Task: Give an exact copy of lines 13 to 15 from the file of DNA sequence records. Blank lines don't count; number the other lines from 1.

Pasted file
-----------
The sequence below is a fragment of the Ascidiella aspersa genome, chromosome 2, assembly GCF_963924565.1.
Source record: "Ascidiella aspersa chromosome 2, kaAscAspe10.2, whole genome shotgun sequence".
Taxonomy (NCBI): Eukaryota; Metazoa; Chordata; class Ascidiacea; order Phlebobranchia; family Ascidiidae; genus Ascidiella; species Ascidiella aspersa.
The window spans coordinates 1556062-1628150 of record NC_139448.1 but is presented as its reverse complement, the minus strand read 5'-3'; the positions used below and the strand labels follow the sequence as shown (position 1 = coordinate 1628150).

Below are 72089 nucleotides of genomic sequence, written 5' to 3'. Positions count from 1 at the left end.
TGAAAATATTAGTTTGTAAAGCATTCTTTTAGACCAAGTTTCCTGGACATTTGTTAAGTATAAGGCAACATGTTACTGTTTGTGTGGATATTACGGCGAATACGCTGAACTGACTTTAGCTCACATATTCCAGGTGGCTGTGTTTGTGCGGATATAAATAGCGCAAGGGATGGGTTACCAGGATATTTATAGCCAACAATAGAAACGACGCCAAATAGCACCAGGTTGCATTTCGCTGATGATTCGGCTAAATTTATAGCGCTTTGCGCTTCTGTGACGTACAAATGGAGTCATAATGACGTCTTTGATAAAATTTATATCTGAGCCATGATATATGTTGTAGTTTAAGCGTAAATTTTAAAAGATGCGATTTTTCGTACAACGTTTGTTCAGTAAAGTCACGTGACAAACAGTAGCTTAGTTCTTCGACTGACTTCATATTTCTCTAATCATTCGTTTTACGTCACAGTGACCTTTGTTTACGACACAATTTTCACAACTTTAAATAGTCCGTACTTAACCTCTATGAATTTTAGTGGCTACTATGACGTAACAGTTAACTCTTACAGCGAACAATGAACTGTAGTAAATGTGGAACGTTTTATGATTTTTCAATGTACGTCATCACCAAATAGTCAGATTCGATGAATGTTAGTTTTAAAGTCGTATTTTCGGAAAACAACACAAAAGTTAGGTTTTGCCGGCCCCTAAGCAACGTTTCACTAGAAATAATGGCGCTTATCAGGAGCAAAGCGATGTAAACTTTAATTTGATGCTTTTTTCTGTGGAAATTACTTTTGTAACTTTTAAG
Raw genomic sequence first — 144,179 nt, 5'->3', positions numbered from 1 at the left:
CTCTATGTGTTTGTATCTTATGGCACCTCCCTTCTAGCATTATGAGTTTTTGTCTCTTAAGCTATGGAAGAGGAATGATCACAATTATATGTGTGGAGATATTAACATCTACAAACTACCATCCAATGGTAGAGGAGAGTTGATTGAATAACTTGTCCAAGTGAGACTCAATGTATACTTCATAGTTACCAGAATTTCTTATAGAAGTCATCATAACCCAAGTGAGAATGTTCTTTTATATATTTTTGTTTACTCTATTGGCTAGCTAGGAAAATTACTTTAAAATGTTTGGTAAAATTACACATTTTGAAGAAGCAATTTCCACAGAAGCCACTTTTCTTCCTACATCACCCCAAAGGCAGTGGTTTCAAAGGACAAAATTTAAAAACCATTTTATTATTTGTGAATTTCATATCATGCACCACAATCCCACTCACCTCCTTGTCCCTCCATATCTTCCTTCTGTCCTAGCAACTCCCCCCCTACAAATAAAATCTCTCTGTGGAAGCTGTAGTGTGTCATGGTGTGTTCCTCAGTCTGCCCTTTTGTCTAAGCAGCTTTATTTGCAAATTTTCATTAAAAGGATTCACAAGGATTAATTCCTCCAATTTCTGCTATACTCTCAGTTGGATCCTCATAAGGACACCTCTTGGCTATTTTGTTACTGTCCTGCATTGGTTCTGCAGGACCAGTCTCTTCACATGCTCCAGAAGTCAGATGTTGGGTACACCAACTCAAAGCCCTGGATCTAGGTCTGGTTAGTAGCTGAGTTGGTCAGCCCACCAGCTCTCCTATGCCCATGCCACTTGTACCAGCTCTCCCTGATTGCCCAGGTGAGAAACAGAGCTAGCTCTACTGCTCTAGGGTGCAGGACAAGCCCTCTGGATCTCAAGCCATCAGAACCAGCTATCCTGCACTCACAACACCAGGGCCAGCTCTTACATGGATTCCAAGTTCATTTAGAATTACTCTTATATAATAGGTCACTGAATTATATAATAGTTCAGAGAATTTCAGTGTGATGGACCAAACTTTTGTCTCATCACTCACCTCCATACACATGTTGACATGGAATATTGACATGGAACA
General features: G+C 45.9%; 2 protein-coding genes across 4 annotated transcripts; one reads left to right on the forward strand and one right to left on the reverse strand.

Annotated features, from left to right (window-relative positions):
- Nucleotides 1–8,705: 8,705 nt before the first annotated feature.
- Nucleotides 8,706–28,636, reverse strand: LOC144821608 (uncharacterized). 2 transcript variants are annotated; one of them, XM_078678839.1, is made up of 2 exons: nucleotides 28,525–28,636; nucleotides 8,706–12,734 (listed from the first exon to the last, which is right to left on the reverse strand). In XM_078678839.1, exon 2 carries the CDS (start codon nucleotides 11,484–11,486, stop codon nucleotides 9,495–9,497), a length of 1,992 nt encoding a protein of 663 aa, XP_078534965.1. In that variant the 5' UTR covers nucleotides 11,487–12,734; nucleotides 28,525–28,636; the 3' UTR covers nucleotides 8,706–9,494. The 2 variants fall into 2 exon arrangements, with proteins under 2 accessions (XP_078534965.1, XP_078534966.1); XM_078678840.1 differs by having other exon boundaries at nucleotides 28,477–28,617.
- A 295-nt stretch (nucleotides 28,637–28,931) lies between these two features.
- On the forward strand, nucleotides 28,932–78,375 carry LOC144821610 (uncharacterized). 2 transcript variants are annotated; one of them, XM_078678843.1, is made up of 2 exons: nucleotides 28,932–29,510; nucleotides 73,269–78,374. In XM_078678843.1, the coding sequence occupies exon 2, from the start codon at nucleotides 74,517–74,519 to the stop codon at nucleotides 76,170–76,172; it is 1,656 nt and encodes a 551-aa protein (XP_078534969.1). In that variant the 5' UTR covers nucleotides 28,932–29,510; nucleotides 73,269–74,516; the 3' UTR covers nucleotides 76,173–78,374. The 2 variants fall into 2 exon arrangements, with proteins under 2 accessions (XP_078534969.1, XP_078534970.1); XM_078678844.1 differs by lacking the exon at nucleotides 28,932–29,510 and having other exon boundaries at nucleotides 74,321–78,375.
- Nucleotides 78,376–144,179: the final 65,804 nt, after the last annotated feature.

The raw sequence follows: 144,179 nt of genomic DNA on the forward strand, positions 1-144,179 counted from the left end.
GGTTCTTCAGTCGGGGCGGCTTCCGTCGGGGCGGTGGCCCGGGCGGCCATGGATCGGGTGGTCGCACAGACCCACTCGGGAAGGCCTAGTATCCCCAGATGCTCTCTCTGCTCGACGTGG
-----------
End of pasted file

- A 295-nt stretch (nucleotides 28,637–28,931) lies between these two features.
- On the forward strand, nucleotides 28,932–78,375 carry LOC144821610 (uncharacterized). 2 transcript variants are annotated; one of them, XM_078678843.1, is made up of 2 exons: nucleotides 28,932–29,510; nucleotides 73,269–78,374. In XM_078678843.1, the coding sequence occupies exon 2, from the start codon at nucleotides 74,517–74,519 to the stop codon at nucleotides 76,170–76,172; it is 1,656 nt and encodes a 551-aa protein (XP_078534969.1). In that variant the 5' UTR covers nucleotides 28,932–29,510; nucleotides 73,269–74,516; the 3' UTR covers nucleotides 76,173–78,374. The 2 variants fall into 2 exon arrangements, with proteins under 2 accessions (XP_078534969.1, XP_078534970.1); XM_078678844.1 differs by lacking the exon at nucleotides 28,932–29,510 and having other exon boundaries at nucleotides 74,321–78,375.
- Nucleotides 78,376–144,179: the final 65,804 nt, after the last annotated feature.